Pre-approval is the next step. You’ll complete an official mortgage application, pay for a credit report, and supply the lender with the necessary documentation to perform an extensive check on your financial background and current credit rating. (Typically at this stage, you will not have found a house yet, so any reference to “property” on the application will be left blank). From this, the lender can tell you the specific mortgage amount for which you are approved and give you a better idea of what interest rates will be for your loan scenario.
Getting Pre-qualified can be done relatively quickly on a phone call with your Loan Officer.
An appraisal is a written estimate of a property’s market value completed by a licensed appraiser. The value is based upon a market analysis of recent sales prices for similar properties in the area, and the property’s physical condition.
Yes, the lender will provide you a copy of your appraisal.
Market value can be determined by either licensed or unlicensed individuals. Yet only a certified or licensed individual can perform a property appraisal. If the estimated market value is calculated by a licensed real estate agent, the report may include the following: active property listings, pending property sales, sold properties in the last 12 months and expired listings. In contrast to a real estate agent, an appraiser does not represent any particular person. An appraiser simply performs the service of determining the property’s appraised value according to strict guides to maximize the objectivity. Appraisers do not represent an individual’s interests regarding a property.
Comparable sales are the sales prices of similar homes that have sold. Comparable sales are neither active listings nor pending sales. Comparable sales are used as an example to justify why a buyer doesn’t want to pay more than the last guy paid for a similar home. The best comparable properties are going to be very similar in age, size, location, and style to the subject home. Active listings and pending sales may be used in the appraiser’s analysis, but those values do not carry the same weight as a home that has already sold.
The interest rate is the cost of borrowing the principal loan amount. It can be variable or fixed, but it’s always expressed as a percentage. The Annual Percentage Rate, or APR, is a broader measure of the cost of your mortgage. It reflects the interest rate, as well as other costs such as lender fees, discount points and some closing costs. The APR is also expressed as a percentage.
Closing costs are fees associated with the closing of a mortgages and real estate transaction. The Closing is when the title of the property is transferred from the seller to the buyer, or when a borrower signs for a refinance. Closing costs are incurred by either the buyer or the seller.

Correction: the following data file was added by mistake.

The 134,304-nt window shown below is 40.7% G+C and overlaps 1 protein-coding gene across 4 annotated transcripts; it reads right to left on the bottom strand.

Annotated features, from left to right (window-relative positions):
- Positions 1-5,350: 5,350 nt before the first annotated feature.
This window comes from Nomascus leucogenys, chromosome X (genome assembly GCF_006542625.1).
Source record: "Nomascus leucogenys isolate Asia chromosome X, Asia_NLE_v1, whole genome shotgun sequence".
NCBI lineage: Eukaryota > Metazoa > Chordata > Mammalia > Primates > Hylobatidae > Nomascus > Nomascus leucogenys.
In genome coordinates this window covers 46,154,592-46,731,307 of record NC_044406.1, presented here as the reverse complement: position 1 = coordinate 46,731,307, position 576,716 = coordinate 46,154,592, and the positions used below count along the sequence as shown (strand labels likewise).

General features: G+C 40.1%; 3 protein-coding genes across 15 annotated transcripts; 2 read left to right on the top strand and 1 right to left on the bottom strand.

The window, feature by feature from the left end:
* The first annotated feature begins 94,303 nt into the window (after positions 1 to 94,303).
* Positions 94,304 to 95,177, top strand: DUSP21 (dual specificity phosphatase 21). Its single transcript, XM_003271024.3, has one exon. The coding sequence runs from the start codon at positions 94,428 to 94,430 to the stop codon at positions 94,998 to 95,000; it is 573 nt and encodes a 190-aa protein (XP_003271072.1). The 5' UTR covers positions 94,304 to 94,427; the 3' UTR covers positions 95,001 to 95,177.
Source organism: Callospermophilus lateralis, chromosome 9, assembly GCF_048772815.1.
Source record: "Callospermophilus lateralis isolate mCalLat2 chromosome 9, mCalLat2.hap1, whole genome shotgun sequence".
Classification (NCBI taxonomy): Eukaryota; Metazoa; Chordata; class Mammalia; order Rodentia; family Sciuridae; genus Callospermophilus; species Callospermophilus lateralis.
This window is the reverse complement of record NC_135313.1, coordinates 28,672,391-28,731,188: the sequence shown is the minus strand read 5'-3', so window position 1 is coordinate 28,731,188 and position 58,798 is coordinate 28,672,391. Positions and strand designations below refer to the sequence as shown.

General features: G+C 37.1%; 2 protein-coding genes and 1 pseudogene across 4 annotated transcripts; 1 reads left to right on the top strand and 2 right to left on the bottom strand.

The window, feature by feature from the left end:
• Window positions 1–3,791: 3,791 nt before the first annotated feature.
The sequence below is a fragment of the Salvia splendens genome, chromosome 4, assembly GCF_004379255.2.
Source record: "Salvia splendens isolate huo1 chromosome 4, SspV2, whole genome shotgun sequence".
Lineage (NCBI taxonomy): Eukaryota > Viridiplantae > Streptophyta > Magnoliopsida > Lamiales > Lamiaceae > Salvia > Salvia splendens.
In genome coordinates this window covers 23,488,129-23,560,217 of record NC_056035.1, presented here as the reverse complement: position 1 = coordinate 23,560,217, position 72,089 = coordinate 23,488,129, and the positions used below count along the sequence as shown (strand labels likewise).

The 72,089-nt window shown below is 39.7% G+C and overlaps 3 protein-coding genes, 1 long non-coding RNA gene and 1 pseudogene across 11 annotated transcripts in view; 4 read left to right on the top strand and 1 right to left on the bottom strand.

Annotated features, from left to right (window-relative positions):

- A fee for pulling your credit report.
- Admin or Underwriting fee, which covers the cost of the evaluating and approve the mortgage application.
- Document Preparation
- Processing Fee
- Discount points, which are fees you may elect to pay in exchange for lower interest rate.
- Appraisal fee.
- Survey fee, which covers the cost of verifying property lines.
- Title insurance, which protects the lender in case the title isn’t clean.
- Escrow deposit, which will cover the required reserves for property taxes, homeowners insurance, and private mortgage insurance.
- Recording fee, which is paid to a city or county to record the new land records.
Mortgage points come in two varieties: origination points and discount points. In both cases, each point is equal to 1% of the total mortgage amount.
Origination points are used to compensate loan officers. Not all mortgage providers require the payment of origination points, and those that do are often willing to negotiate the fee.
Discount points are prepaid interest. The purchase of each point generally lowers the interest rate on your mortgage by 0.25%.
Daily interest that accrues on your loan between the date you close on your mortgage loan and the period covered by your first monthly mortgage payment.
On purchases, the hazard insurance is paid for 12 months in advance at the time of closing.
Pre-paid escrow accounts. The lender will collect several months of taxes and insurance at closing to fund your escrow account. The funds are used to pay for the annual property taxes and insurance premiums when they come due.
FICO is a software company based in San Jose, California. It stands for Fair Isaac Corporation and was founded by Bill Fair and Earl Isaac in 1956. Its FICO score, a measure of consumer credit risk, has become a fixture of consumer lending in the United States.
The most widely used credit scores are FICO scores. FICO takes credit information and uses it to create scores that help lenders predict behavior, such as how likely someone is to pay their bills on time, or whether they are able to handle larger credit line. Scores developed by FICO can also be used to forecast which amounts are most likely to end up included in bankruptcy, or which ones are likely to be most profitable.
PITI refers to the four main components which make up a monthly mortgage payment. They are Principal and Interest, Taxes and Insurance.
The Principal and Interest portion of a monthly payment are defined on the NOTE at the time of Closing.
The property taxes and homeowners insurance portion of the payment will change over time. Each year your mortgage company will analyze your escrow account and determine if adjustments need to be made to your monthly payment based on changes in your taxes and insurance.
PITIA adds in the monthly assessment from Homeowner’s Associations. The HOA payment will be made separately to the HOA management company, but the monthly amount is factored in with your PITI payment when qualifying.
Flood insurance is collected by the lender when it is required by FEMA. Technically, one could pay a monthly PITIAF!